The authors selected and watched 153 videos. 73 (48%) had so called "positive" messages (in favor of immunization) , 49 videos (32%) had so called "negative" messages, and 31 videos (20%) had so called "ambiguous" messages. The study concluded:

  • 1) "negative videos were more likely to be rated by viewers"
  • 2) negative videos were more likely to "receive more views"
  • 3) negative videos "received a higher mean star rating".

The authors then generated their dire warnings.

Garbage In...

When JAMA published the study I spent some time looking at their data, which I'll briefly highlight here. Unfortunately, it was impossible to repeat the study. Obviously, time had elapsed between authors' video viewing and publication, but also the authors' described their methodology fleetingly: "On February 20, 2007, we searched YouTube (www.youtube.com) using the keywords vaccination and immunization." Straight-forward and repeatable? Hardly. Different permutations of the keywords and Boolean operators yielded anywhere from 63 to 1300 videos, when we copied their methodology. This result may not seem important, but such unreliability prompted us to look at the validity of the study's conclusions.

The authors found that "negative videos were more likely to be rated by viewers." Of 73 "positive" videos, 46 had a rating. Out of 49 "negative" videos, 42 had a rating. But you have to wonder how meaningful a metric like "number of ratings" or "likely to rate" is. Looking at the raw data a different way, you would also learn that more people rate "positive" videos.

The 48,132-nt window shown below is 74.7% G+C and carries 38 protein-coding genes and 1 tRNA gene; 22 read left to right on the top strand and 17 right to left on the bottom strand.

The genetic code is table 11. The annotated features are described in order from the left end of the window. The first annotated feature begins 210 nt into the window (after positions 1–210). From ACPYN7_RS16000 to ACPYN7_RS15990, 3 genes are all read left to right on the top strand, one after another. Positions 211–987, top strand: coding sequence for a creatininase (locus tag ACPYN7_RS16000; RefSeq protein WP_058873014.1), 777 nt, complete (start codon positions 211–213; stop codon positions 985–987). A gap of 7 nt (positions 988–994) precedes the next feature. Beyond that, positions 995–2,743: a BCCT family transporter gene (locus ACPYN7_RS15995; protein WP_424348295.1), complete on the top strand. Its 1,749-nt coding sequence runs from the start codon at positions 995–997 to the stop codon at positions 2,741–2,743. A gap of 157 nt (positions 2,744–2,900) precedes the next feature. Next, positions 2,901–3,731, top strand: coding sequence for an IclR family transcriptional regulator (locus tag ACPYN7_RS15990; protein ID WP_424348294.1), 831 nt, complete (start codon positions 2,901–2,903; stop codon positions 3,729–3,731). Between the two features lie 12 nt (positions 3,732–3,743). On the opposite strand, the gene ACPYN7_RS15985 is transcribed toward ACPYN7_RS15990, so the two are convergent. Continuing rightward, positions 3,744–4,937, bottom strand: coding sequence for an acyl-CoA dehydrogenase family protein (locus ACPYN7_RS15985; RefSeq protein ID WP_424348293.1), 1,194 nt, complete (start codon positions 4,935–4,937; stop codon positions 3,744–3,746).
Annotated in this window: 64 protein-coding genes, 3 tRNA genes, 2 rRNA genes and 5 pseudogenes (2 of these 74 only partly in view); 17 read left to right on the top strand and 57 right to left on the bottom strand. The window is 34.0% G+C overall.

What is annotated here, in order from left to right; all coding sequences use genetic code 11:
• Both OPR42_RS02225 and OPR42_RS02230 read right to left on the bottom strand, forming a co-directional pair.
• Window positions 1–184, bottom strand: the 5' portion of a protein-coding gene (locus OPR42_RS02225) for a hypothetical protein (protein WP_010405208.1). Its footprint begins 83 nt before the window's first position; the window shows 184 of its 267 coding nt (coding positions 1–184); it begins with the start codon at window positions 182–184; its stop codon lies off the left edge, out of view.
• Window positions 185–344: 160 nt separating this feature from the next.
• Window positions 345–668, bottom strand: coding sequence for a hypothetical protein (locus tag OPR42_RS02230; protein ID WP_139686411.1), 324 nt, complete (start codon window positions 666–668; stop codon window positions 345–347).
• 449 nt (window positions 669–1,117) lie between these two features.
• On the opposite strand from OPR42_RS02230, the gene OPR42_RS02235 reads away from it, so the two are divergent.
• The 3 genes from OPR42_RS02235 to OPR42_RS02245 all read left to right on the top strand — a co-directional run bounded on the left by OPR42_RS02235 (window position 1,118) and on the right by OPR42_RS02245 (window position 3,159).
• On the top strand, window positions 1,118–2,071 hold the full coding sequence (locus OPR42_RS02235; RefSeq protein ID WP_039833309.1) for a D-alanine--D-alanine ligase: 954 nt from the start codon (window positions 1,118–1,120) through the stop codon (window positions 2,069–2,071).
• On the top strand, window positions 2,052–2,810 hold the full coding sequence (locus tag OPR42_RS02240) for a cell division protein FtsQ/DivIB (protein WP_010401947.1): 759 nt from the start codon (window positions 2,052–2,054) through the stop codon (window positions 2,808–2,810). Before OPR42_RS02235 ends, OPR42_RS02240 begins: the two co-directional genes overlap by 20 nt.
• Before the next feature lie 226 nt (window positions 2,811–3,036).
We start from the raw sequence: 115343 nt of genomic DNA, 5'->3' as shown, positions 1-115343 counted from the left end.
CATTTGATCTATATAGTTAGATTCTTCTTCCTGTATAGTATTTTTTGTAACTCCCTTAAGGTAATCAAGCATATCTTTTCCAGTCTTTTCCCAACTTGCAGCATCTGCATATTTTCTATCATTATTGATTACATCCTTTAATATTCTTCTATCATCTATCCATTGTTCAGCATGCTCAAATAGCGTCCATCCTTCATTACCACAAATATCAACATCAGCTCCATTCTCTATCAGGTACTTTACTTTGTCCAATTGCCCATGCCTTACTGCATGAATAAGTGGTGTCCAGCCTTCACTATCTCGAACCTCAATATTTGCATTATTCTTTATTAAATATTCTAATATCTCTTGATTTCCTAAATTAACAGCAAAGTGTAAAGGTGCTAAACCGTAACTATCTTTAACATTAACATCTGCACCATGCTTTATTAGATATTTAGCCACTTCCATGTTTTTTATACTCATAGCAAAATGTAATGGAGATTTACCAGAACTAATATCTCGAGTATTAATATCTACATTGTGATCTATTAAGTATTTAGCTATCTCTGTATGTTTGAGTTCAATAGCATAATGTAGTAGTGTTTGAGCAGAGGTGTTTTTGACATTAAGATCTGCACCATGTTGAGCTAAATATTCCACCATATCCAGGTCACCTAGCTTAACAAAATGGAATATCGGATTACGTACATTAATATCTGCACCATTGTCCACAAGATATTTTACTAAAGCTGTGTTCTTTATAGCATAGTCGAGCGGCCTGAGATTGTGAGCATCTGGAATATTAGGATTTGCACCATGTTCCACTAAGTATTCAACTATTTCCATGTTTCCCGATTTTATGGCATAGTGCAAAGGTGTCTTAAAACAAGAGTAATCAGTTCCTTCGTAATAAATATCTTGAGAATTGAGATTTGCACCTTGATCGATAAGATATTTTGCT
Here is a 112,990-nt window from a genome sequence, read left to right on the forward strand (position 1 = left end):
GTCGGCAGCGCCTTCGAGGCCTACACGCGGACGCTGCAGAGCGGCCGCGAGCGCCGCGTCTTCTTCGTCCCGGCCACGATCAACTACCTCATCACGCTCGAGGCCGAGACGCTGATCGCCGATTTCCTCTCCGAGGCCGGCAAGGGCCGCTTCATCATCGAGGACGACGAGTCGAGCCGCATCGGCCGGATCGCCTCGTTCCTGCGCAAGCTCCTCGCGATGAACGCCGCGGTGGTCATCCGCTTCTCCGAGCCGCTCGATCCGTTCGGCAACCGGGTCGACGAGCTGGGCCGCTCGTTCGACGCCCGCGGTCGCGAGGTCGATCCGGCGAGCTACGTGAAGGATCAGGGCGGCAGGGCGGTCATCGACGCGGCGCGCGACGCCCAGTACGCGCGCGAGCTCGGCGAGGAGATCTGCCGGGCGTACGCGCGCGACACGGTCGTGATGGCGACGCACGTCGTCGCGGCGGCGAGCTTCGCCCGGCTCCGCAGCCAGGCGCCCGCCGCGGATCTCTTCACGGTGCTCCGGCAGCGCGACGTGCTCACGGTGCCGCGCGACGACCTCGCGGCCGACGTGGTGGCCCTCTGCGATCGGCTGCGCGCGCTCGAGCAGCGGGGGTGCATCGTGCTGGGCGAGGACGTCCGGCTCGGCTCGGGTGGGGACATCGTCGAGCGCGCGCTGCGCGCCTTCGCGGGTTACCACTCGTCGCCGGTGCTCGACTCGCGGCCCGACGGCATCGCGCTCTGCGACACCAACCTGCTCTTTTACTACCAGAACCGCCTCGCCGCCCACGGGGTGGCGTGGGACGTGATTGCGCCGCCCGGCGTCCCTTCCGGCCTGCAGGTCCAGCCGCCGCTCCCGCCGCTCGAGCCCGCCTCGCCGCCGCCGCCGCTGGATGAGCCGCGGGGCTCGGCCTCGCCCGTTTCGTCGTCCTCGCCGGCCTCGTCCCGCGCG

We multiplyied 73 "positive" videos by the study's "mean number of positive" video views - 181, which gives 13,213 views. Yet there were only 37 viewer ratings. Multiplying 49 "negative" videos by the mean, 520 views per video, gives 25,480 viewers -- but only only 36 ratings. So yes, there were "more views" of "negative" than "positive" videos, and more negative videos were rated. But also the data showed that an individual is more likely to rate a "positive" video (.28% of viewers rated), than the "negative" video (.14% of viewers rated). Why? Do more people watch "positive" videos to the end? Who knows.

There were other confounding questions unanswered by the study. How long had the videos been posted? Does rating a video actually signal a change in attitude? Behavior? Anything? How many people rate videos -- only registered users can rate videos, so do registered YouTube users represent the vaccinating public? Is a "negative" Gardasil video a "bad" public health message, given the uncertainty about the pros and cons of that vaccine? Moreover, can tabulating viewer ratings translate to anything meaningful? Especially when only ~1-2 in 1000 viewers rates a video?

...Garbage Out

The authors also tallied the YouTube star ratings and concluded that "negative" videos received higher ratings. But in a 1-5 star rating system such as YouTube's, what do we learn from reports that the mean "positive" video rating was 3.5, with 1.5 standard deviations (SD), whereas the mean "negative" video rating was 4.4 with .9 SD?